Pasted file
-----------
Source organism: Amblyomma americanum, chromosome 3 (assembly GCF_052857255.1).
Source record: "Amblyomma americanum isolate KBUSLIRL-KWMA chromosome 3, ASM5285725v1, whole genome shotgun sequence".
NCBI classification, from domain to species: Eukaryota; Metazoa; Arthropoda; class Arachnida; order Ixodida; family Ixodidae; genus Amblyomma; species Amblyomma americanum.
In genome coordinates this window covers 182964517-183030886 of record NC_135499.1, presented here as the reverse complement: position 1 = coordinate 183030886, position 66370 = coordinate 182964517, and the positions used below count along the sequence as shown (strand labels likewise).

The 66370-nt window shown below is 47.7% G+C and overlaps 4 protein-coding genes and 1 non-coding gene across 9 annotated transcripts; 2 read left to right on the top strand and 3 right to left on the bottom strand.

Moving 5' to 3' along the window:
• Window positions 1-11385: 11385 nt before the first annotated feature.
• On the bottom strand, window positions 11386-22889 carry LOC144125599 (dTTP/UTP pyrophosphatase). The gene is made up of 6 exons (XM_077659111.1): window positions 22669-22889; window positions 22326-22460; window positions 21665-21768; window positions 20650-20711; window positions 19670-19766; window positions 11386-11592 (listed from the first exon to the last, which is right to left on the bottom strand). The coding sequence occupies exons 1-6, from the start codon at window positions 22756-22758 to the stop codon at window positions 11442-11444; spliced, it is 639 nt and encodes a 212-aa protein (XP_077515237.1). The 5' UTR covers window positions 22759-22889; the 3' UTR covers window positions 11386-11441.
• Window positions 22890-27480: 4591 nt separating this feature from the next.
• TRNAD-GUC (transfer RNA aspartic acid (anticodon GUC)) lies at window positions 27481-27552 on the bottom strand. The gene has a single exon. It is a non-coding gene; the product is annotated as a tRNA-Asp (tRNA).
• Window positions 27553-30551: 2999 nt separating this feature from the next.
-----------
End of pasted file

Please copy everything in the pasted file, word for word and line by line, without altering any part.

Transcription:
Source organism: Amblyomma americanum, chromosome 3 (assembly GCF_052857255.1).
Source record: "Amblyomma americanum isolate KBUSLIRL-KWMA chromosome 3, ASM5285725v1, whole genome shotgun sequence".
NCBI classification, from domain to species: Eukaryota; Metazoa; Arthropoda; class Arachnida; order Ixodida; family Ixodidae; genus Amblyomma; species Amblyomma americanum.
In genome coordinates this window covers 182964517-183030886 of record NC_135499.1, presented here as the reverse complement: position 1 = coordinate 183030886, position 66370 = coordinate 182964517, and the positions used below count along the sequence as shown (strand labels likewise).

The 66370-nt window shown below is 47.7% G+C and overlaps 4 protein-coding genes and 1 non-coding gene across 9 annotated transcripts; 2 read left to right on the top strand and 3 right to left on the bottom strand.

Moving 5' to 3' along the window:
• Window positions 1-11385: 11385 nt before the first annotated feature.
• On the bottom strand, window positions 11386-22889 carry LOC144125599 (dTTP/UTP pyrophosphatase). The gene is made up of 6 exons (XM_077659111.1): window positions 22669-22889; window positions 22326-22460; window positions 21665-21768; window positions 20650-20711; window positions 19670-19766; window positions 11386-11592 (listed from the first exon to the last, which is right to left on the bottom strand). The coding sequence occupies exons 1-6, from the start codon at window positions 22756-22758 to the stop codon at window positions 11442-11444; spliced, it is 639 nt and encodes a 212-aa protein (XP_077515237.1). The 5' UTR covers window positions 22759-22889; the 3' UTR covers window positions 11386-11441.
• Window positions 22890-27480: 4591 nt separating this feature from the next.
• TRNAD-GUC (transfer RNA aspartic acid (anticodon GUC)) lies at window positions 27481-27552 on the bottom strand. The gene has a single exon. It is a non-coding gene; the product is annotated as a tRNA-Asp (tRNA).
• Window positions 27553-30551: 2999 nt separating this feature from the next.